Honestly, the actual selection of Cassandra was before my time at Embedly, but I know that we didn’t want or need something, a traditional relational database because we’re just basically storing key value data. I know that we also want it to be optimized for writes because we’re going to write this data a whole lot more than we read it. We’re constantly writing to it. We can go back to last year and see exactly how many months Gangnam Style was in the top five YouTube videos.
How many months was Gangnam Style in the top five YouTube videos?
A lot. A lot of months.
Yeah. Almost all of them.
It felt like an eternity. What version of Cassandra are you running right now?
I think we are running 1.2.8.
You came into Embedly, and I take it you were new to Cassandra or had you used it elsewhere before you came over?
I was pretty new to it. I knew about It, but that was more or less it.
What did you find hard, and what do you wish you had known at the time?
I think the hardest thing about administering Cassandra is that you really need to know how it works to be able to do it effectively. I know that’s not necessarily a bad thing It’s always good to understand your tools so that you can use them correctly, but there is kind of a bit of a learning curve.
What is easy? What do you find easy about administering Cassandra?
What I find easy about it it seems to be really hard to kill. We’ve certainly had some missteps with configuration and such and we’ve never lost any data. We’ve never had anything corrupted beyond repair. After going through that a few times, you learn to be a little more comfortable with it.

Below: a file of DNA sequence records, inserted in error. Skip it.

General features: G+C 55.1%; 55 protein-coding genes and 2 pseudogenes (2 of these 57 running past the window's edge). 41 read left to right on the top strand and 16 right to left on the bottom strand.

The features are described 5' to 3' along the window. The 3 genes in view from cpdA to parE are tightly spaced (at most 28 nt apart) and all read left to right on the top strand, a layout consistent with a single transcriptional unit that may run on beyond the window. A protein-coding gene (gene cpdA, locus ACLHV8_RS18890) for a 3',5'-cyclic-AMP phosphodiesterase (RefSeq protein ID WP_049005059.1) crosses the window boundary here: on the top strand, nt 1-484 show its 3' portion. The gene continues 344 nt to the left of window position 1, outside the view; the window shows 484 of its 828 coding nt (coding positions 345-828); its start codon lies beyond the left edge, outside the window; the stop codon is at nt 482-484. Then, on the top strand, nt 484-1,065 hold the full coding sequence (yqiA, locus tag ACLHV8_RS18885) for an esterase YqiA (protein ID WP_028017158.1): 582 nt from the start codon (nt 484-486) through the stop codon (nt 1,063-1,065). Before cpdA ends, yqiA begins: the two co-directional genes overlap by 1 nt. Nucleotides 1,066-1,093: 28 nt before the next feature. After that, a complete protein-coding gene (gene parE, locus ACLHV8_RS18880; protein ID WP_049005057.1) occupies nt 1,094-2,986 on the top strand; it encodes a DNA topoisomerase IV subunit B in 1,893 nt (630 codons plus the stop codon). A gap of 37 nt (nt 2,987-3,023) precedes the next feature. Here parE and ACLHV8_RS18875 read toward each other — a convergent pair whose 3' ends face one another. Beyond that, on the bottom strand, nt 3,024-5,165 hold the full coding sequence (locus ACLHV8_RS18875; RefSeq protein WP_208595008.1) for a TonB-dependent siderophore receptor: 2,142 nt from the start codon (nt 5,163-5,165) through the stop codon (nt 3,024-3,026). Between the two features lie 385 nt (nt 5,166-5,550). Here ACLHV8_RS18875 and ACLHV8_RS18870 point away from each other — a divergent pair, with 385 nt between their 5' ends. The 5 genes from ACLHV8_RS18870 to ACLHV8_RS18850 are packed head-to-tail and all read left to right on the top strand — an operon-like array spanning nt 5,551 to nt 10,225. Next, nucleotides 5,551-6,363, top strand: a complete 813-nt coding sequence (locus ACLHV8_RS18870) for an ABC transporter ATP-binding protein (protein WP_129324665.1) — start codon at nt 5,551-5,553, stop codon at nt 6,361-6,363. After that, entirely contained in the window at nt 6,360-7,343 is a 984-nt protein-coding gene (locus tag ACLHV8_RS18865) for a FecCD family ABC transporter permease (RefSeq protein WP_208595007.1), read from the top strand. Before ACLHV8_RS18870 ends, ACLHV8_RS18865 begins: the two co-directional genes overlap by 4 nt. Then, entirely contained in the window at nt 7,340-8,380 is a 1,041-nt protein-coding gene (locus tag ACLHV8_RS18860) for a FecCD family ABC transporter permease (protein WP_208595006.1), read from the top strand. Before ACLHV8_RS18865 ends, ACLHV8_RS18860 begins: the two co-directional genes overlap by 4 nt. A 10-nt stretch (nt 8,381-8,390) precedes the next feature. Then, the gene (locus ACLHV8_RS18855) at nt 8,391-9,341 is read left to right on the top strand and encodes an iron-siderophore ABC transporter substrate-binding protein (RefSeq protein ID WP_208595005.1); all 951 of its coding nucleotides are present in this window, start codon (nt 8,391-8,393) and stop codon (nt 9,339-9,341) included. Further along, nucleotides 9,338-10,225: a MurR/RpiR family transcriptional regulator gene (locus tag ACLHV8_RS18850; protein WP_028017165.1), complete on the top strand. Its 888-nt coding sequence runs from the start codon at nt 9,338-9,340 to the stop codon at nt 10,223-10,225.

Absolutely. It gives you some confidence too that you can push the envelope a little bit and not risk losing any data.
As far as you’re writing tons of data, but I imagine it’s not that vast amount of data that takes up quite a small footprint. Would that be accurate?
Yeah. I would say we only have maybe a couple terabytes of data and that could probably be pared down because we keep quite a bit. It’s mostly just it’s a place for us to shove whatever data we want to live for more than just a few hours.
Is it your goal to keep, as you grow and move forward, to keep an all-time history? Will you ever get rid of any data? Or is it really just keeping it for as long as you can?
We keep almost all of it. It’s actually beeen really helpful to have the analytics going back because you can think of some interesting metric you want to, a new metric you want to look at and you have all this data to run it against. What we don’t keep is the per minute analytics data. That’s actually been kind of nice with the TTL feature of Cassandra that just naturally works. You can say keep this minutely analytics data for 1 month and it will take care of it.
Excellent. John, anything else you’d like to add or if not you’ve provided some great information here so thank you very much.
I’m sure I’ll think of something as soon as we’re done here. Actually, the Cassandra RSS feed channel, the guys in there are very helpful. There’s almost always someone there with pretty deep knowledge and it’s good that they’re willing to help.
Brilliant. Thank you very much, John.